This is due, in part, to Dep Ó Cuív's massive 14.84 per cent share of the vote, while his running mates took modest tallies of 6.04 per cent and 3.43 per cent. FG, by contrast, spread its votes more evenly - Seán Kyne (9.55 ), Hildegarde Naughton (7.11 ), and John O'Mahony (7.37 ) - giving the three candidates a more equal chance. Worth noting is that O'Mahony lasted until the final (13th ) count, unlike FF's John Connolly (12th ) and Mary Hoade (eighth ).
As a result, it is more than a little difficult for FF's city representatives to assert themselves when in the presence of one of the towering figures of Galway politics.
The problem is exacerbated by the fact that FF's three councillors in the city - while highly respected, hard working, and popular - are rather low key these days. Cllr Mike Crowe can still mix it, but he's not quite the colourful character of his "I'm sick of trees" and fighting the Galway Alliance Against War days, and it seems unlikely he will run for the Dáil again.
For a time, Cllr Ollie Crowe was seen as the heir apparent to Dep Ó Cuív, but he too has scaled back his ambitions for the time being, as has Cllr Peter Keane. This leaves FF's city based candidate from February, John Connolly, as the unofficial 'heir apparent' to the city seat once held by former TD Frank Fahey. Mr Connolly's only problem is that he is not an elected representative, so he does not carry authority. If he is serious about future political ambitions he will have to plan for a run in the 2019 locals - or hope his party leader pulls the plug on Enda Kenny's coalition so he can run in a general election while his name is still in Galway West voters' minds.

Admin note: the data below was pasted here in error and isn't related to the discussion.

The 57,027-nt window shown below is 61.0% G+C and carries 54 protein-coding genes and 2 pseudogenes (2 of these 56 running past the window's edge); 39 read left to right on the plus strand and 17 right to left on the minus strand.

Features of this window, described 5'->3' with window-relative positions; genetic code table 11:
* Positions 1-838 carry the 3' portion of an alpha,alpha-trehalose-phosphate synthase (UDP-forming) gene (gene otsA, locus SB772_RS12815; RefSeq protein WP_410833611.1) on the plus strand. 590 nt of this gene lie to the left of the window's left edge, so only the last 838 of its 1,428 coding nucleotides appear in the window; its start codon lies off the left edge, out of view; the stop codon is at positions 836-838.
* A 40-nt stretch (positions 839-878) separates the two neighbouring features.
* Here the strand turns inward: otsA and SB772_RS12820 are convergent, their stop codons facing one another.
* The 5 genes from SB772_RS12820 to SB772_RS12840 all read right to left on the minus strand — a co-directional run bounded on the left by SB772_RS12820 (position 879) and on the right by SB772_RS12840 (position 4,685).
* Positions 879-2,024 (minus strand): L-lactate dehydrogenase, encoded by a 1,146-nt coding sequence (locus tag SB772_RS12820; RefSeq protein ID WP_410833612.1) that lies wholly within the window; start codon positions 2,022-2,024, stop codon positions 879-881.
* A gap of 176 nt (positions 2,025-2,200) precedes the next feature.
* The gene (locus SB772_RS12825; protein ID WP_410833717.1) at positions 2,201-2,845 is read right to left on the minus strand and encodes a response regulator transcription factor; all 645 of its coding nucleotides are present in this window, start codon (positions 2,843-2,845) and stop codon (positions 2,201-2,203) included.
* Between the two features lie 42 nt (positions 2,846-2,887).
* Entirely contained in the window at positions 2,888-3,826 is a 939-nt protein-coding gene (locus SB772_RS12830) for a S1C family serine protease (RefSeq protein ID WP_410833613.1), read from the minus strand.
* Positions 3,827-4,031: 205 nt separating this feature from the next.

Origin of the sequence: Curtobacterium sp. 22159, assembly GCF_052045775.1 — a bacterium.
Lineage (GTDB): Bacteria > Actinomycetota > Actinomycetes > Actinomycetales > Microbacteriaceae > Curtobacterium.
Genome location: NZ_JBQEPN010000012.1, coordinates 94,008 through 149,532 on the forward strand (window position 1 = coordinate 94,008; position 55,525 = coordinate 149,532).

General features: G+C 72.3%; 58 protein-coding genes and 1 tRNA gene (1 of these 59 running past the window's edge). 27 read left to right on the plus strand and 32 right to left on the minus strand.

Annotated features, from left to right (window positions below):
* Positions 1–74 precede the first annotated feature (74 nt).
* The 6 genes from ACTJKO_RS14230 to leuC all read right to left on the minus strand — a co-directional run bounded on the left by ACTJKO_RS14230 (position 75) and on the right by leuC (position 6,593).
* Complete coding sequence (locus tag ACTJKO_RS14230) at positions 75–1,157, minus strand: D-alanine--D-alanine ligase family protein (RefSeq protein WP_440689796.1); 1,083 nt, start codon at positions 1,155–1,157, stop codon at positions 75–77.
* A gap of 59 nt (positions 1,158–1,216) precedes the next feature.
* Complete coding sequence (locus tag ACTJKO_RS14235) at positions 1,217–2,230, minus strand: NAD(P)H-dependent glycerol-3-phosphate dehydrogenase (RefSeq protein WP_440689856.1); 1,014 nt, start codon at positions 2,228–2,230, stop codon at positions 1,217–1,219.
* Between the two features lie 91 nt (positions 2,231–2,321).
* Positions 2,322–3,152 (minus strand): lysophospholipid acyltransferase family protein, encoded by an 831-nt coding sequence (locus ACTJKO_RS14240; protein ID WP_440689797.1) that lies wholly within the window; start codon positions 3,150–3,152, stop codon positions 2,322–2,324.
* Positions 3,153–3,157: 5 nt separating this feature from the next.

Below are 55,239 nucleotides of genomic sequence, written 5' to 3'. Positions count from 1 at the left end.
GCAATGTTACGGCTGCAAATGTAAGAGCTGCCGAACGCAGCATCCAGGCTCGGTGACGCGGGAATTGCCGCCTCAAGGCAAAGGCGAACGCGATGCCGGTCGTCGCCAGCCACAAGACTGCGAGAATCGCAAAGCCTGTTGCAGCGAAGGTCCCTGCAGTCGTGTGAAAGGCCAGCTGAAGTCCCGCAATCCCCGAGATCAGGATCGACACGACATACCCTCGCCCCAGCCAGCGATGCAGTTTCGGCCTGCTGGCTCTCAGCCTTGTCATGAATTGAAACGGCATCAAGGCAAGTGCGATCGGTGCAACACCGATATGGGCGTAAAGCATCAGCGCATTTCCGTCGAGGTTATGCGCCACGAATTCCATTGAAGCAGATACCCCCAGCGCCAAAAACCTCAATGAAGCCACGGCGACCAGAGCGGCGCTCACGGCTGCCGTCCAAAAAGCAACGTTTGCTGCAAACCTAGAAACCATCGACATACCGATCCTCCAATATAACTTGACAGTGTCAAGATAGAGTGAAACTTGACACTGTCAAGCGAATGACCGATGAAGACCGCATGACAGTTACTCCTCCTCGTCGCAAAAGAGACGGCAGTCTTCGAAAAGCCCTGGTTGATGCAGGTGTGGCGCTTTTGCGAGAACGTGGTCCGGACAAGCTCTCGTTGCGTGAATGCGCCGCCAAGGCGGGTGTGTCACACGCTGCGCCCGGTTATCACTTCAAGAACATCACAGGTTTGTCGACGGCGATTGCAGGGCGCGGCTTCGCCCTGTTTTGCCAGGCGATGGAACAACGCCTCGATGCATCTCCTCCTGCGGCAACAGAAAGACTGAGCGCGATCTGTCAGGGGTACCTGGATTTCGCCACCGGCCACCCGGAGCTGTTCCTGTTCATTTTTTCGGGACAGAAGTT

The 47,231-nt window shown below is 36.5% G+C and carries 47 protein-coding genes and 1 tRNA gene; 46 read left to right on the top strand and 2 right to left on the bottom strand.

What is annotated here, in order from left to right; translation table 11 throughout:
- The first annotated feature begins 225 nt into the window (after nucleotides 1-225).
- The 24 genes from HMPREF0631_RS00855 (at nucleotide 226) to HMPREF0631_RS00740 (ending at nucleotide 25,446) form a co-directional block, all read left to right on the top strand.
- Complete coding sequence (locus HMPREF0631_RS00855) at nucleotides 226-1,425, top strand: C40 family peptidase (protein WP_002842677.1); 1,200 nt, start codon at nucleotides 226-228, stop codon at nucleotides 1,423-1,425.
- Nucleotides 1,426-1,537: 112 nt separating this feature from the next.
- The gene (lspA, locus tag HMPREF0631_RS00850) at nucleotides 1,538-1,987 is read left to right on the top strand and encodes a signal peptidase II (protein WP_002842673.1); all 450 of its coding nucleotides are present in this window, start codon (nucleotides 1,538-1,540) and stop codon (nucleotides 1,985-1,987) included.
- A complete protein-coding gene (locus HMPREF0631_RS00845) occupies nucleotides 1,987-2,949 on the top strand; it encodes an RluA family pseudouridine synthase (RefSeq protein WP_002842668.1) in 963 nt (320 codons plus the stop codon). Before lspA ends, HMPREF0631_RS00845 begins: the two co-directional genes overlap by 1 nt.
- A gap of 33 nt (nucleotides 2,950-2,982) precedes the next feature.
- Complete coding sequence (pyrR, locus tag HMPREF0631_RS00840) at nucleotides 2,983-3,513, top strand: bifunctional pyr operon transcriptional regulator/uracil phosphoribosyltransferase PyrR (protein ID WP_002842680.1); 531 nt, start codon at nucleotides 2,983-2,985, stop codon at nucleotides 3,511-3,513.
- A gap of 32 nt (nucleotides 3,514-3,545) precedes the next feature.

In essence, FF lacks a central presence/personality in the city, and if it is serious about taking two seats it needs to blood a candidate who can command the majority of his/her support in an area with a population of 75,000. However...
This town ain't big enough for the both of us
The whole thing may yet be academic. The report commissioned by the former, and very much unlamented, environment minister Alan Kelly into a proposed amalgamation of the Galway city and county councils, was published late last month. The report calls for our two local authorities to be merged into a new body, the Greater Galway Local Authority. City councillors are unanimous (for once ) in their opposition, while a majority of county councillors are also opposed.
There are many permutations as to what may happen if - more likely when - the councils are forced to amalgamate in 2019, but a distinct possibility is that the number of councillors in Galway will drop from its current 57 to 30 or 40, meaning there will be fewer councillors than there are now. As a result, the city will have fewer councillors than it has at present, resulting in the city not having the same clout as before - a fact already borne out in February, with the county areas of Galway West electing three TDs to the city's two - and both city TDs were helped to those seats by county votes.
By 2019, when Clint rides into the town on a steed, he may never need to ask, 'Who is Fianna Fáil (or any party's ) man in this town?" He will only have to ask who is the county's main man or leading lady.